Jeffro's Space Gaming Blog

Microgames, Monster Games, and Role Playing Games

How Leigh Brackett’s Manta-ray Riding Aliens Became Star Wars Canon Anyway

Hoth wasn’t always an icy world full of abominable snowmen. In Leigh Brackett’s script for The Empire Strikes Back, the word meant “cloud”– and it was the name of what would later become Bespin, home of Cloud City.

It was also home to some unusual native peoples:

The subplot surrounding these guys clearly did not survive into subsequent iterations of the script, but author and game designer James Cambias has commented here with the surprising story of how aliens like this ended up becoming a part of the Star Wars Expanded Universe anyway:

I made up the “Wind Raiders of Taloraan” for a Star Wars Adventure Journal piece back when West End Games had the Star Wars license. Everything became Property of George Lucas, and apparently someone at one of the video-game projects liked my inhabited gas giant with flying manta rays because Taloraan was developed as a setting for an (abortive, I think) game project. That in turn apparently inspired the Dark Horse comics writers working on the Clone Wars comic a couple of years ago, because I took my son to the comic shop and he picked out a comic about Anakin and his cute young apprentice having adventures on . . . Taloraan.

When I was able to demonstrate to my son that I invented that planet, I ascended (briefly, to be sure) to God-Emperor Cool Dad status.

All of which means I know exactly where Leigh Brackett got those flying manta-rays, because I’m willing to bet she stole them from Arthur C. Clarke’s “A Meeting With Medusa,” same as I did.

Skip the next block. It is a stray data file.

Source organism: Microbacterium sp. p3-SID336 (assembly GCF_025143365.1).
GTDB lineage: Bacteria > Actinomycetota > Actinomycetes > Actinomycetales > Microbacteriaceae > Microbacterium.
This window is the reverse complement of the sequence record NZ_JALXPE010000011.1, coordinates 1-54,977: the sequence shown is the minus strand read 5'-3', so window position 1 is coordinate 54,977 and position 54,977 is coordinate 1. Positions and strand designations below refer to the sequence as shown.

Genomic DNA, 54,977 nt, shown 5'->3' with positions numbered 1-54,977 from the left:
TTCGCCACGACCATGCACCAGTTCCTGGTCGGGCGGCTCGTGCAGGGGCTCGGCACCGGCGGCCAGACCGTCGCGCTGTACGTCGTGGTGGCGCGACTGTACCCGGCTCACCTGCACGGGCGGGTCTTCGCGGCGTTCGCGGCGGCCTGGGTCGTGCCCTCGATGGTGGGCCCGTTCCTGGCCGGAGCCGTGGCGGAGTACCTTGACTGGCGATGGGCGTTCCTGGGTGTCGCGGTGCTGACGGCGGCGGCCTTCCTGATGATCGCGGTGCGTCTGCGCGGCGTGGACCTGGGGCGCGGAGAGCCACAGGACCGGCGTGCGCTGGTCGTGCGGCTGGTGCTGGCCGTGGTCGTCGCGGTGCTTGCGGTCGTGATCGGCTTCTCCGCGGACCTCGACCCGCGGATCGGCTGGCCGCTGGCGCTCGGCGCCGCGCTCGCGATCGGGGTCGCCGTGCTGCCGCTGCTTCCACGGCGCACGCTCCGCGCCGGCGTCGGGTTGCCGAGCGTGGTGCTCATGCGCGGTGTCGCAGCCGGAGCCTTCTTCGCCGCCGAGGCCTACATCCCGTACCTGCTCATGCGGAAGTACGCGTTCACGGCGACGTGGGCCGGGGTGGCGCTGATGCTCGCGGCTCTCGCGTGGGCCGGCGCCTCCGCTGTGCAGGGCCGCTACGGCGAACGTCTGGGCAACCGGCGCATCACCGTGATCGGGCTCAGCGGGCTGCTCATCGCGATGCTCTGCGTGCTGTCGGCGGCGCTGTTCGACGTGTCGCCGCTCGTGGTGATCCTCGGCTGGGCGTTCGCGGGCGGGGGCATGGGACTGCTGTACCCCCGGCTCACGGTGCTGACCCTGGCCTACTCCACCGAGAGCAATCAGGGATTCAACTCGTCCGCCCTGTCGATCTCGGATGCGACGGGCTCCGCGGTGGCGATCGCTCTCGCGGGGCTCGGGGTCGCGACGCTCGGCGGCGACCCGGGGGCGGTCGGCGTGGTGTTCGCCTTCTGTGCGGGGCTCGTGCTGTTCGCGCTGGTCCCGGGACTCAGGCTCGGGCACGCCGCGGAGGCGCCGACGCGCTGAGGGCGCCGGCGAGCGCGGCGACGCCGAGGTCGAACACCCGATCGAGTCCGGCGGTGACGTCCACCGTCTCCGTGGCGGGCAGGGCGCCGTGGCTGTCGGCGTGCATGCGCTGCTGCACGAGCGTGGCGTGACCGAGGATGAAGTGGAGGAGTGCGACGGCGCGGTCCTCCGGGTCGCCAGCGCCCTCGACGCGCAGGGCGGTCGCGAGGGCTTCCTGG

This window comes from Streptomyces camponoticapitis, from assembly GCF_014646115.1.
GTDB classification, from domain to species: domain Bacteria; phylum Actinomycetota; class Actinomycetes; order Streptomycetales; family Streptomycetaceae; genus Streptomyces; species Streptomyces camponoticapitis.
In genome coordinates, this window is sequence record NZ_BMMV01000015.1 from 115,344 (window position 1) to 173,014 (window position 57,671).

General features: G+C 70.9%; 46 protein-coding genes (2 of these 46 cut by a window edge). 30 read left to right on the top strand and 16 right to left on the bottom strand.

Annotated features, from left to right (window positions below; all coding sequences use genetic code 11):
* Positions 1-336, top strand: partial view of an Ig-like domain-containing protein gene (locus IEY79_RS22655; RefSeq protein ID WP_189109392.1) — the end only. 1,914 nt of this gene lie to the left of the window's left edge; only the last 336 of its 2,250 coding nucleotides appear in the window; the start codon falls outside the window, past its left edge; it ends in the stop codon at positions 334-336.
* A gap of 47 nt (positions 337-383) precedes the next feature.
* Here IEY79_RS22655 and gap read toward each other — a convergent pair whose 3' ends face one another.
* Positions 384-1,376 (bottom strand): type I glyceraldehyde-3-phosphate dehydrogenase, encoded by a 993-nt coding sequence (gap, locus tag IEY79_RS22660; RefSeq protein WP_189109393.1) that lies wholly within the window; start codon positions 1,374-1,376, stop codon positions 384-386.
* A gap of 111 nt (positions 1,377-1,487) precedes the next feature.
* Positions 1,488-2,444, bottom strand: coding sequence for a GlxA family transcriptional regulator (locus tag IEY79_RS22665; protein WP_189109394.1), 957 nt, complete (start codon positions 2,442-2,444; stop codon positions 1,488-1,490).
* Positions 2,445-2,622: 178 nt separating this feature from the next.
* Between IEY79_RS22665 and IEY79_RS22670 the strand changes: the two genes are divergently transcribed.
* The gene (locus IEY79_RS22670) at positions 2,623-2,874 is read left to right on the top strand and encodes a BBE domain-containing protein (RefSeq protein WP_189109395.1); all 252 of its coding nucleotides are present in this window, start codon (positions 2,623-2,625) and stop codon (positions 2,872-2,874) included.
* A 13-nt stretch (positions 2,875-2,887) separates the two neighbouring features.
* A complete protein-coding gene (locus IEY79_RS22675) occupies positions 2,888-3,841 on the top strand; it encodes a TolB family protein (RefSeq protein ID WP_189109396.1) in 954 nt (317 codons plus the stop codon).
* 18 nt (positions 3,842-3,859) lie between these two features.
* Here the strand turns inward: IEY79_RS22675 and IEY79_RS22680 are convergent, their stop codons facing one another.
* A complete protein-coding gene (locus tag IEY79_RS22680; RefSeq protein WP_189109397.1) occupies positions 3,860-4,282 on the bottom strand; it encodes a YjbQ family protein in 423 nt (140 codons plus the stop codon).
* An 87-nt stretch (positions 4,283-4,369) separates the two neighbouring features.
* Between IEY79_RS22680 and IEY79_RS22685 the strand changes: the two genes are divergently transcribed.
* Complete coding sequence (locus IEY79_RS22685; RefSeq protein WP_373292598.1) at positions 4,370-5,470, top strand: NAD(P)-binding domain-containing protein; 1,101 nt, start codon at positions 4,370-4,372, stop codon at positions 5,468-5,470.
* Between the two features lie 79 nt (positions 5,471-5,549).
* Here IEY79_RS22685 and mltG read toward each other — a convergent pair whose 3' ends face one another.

Love to see that tabletop gaming stuff make it back into the real thing. Neato!

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6 responses to “How Leigh Brackett’s Manta-ray Riding Aliens Became Star Wars Canon Anyway

  1. ckubasik December 10, 2015 at 11:35 am

    I’m fascinated you’re digging into this.

    As a screenwriter (I created and wrote a series called “The Booth at the End” that played on Hulu and around the globe on F/X cable; I just finished an adaptation of a Japanese anime for a live action film; I’m going into meetings this month at HBO, Netflix and others for a limited series; and next month I’ll be pitching a pilot around town), you should know that this stuff is incredibly complicated and contentious. And weird.

    When does a draft stop becoming a draft and become discarded? Is the basic story structure the key to determining the value of a script that other drafts are built from? The dialogue? The character arcs.

    There Writers Guild of America (WGA) has a lengthy arbitration process in place to determine credit whenever there is doubt about this. And it matters a great deal since name on script determines who gets money from the film in terms of residuals after release. Some people find the process suspect and arbitrary. But given the questions in the previous paragraph, I think the matter will always be an arcane process.

    Keep in mind that screenwriting, along with everything else is filmmaking, is a social process. Lucas met with Brackett in a length story meeting. She went off to write. She came back with something that wasn’t was he was looking for.

    Quick! Does that mean everything wasn’t wasn’t what he was looking for? A few key moments? A tone? WE HAVE NO IDEA WHAT HE MEANS BY THAT STATEMENT.

    I have found that people are sensitive to the slightest things in script development. The thing that makes a draft “thrown out” might only be a small portion of the script in terms of page count… but it can also be the thing that really does turn the whole script into a different light.